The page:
If you want to see Silicon Valley change, watch the obits. The fewer cowboys, the less fascination with the old cowboy style and the more interest in global strategy and fast execution. And women will most certainly do well in this new Internet age.
Ed Frauenheim of cnet put together an article on why women have trouble with IT. So I start talking, and before I know it I’m sitting in CNET’s letters section next to one of RMS’s rants. Good show!
It’s a good article, and I’m pleased to see this subject is starting to be discussed more. When I wrote about this serious loss of women in computing (SF Chronicle, Sept2003, Paving the Way for Systers reflecting on the passing of Anita Borg and the impact of women on technology, I found a real dearth of discussion of this issue in the mainstream and technical press – it was viewed solely as a “woman’s issue” relegated to the margins. Yet I received a great deal of email, both from women and men who have lived with this problem when the article appeared – much more than usually is received. And what they shared with quite striking.
Sue Hutchinson wrote a nice article that discusses the closing of the gender gap in longevity. But I’m hopefull for a followup. Seems that there’s serious talk in the social security reform set of taking into account women’s “longer” lifespans by reducing benefits (e.g. Meet the Press last month) right when we don’t seem to have that edge anymore:
“MR. RUSSERT: Do you think Congress, Mr. Chairman, would accept any formula that said that people would be treated differently because of their gender or their race?
REP. THOMAS: If we discuss it and the will is not to do it, fine. At least we discussed it. To simply raise the age and find out that you’ve got gender, race and occupational problems later, I would not be doing the kind of service that I think I have to do. You and I have been around quite a while. We went through the ’80s. We went into the ’90s. And now we’re in the 21st century. We saw the choices that were made in the past. We went to the well over and over again with the same old solutions which really aren’t solutions. We’ve reached the point where we have to fundamentally examine it in my opinion. The president has given us that opportunity. We ought to take it.”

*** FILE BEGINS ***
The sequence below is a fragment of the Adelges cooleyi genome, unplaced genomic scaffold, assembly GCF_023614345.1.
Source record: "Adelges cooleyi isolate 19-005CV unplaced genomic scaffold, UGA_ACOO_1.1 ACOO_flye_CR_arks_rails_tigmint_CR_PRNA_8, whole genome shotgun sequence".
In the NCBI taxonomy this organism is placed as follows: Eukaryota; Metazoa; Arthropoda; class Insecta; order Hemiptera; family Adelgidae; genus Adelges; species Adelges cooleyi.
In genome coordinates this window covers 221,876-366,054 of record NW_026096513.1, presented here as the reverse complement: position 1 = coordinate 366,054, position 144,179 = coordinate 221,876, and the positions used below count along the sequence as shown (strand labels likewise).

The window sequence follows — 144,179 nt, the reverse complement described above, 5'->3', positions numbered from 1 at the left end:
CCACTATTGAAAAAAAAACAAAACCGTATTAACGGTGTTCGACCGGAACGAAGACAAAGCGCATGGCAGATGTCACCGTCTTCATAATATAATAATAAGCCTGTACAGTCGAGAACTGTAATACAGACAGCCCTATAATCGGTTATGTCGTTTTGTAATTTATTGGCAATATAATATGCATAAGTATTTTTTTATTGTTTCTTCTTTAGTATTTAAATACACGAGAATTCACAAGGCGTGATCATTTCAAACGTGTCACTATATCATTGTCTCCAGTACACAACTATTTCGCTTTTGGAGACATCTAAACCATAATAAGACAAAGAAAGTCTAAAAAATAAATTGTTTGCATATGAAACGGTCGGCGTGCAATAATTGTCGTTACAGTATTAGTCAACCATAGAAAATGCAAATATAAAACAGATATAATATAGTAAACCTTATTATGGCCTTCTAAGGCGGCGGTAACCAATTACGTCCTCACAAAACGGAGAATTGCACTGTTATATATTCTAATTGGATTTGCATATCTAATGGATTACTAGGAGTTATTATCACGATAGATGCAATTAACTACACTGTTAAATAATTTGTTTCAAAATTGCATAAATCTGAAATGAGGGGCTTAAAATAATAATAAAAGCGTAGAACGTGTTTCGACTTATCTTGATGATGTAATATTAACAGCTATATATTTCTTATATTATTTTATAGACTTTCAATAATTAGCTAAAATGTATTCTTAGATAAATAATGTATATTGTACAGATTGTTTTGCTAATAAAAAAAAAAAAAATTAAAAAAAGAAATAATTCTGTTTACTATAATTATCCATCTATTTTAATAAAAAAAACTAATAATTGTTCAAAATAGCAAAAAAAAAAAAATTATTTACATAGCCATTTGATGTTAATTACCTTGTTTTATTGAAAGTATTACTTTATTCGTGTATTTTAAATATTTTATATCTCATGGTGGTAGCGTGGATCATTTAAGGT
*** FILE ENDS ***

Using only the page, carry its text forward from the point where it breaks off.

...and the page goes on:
So what if there is no “longer” lifespan for women within the next 30 years if these factors Sue described continue? The reset for social security is then based on an outdated premise? Coupled with lower lifetime earnings by women, looks like the reforms in social security could create a new subclass of permanently improverished women.
Recently there has been a stormy controversy about women and their abilities in math and the sciences, including astronomy and physics coming out of Harvard. Harvard’s President Summers, in an unguarded (or simply unthinking) moment, decided that the reason there are fewer women in science than men must have a “biological” component – in other words, women must be inferior to men in science. QED. Quite an intellectual tour-de-force, but since he’s a big guy I guess he could get away with it (I doubt any woman in academia could).
But a recent discussion on the astronomy lists caused me to actually put down in writing why a lot of girls abandon science and engineering – it’s simple clear nasty misogyny – that’s hatred of women, for those who don’t know. Yes, like other awful human vices like bigotry and racism and religious hatred, it cuts through all levels of society and cuts through it’s victim’s souls like a knife. But ordinarily in balanced civilized environments (that’s called “diversity”), people who try to indulge their private vices get pushback – from their coworkers, friends, and bosses – fast and hard. So going over the line has a price.
Of course, any survey analysis is as good as the people who construct it. I did quite a bit of it in my youth, and I was very good at it, so I’m very critical of sloppy work. And since most people aren’t very good at survey analysis, they certainly produce some incredible howlers – especially about women and technology.
I just finished reading a Just An Online Minute… Sponsored Results Naïveté article and I fell over laughing at the “results”. What do they conclude? Simply that women aren’t as “confident” of their search ability as men, despite being just as successful (or not) in their searches as men? And somehow this humility reflects on women badly?
OK, most people think that startups are done by 20-something guys who sleep on the floor, talk really fast and don’t use deoderent. Well, that was kind of true 20 years ago, and that is the type of guy who some VCs like to fund thinking “Wow, they’ll work day and night and all I have to do is pay their parking tickets”. But what about those “moms” who are also “entrepreneurs”? Well, according to Marianne Costantinou of the San Francisco Chronicle, a women who has kids and wants to run a business “…has it all, all right: the chaos, the stress, the pressures of being mom and businesswoman all at once, all at the same time.” Yes, she’s a mompreneur!
And I just loved this “Mompreneur” story because it made me laugh. I’ve always been a mom and an entrepreneur. I married into a Silicon Valley startup (my husband got venture funding) back in the early 1980’s. Symmetric Computer Systems. A Unix workstation company with a bunch of Berkeley grads.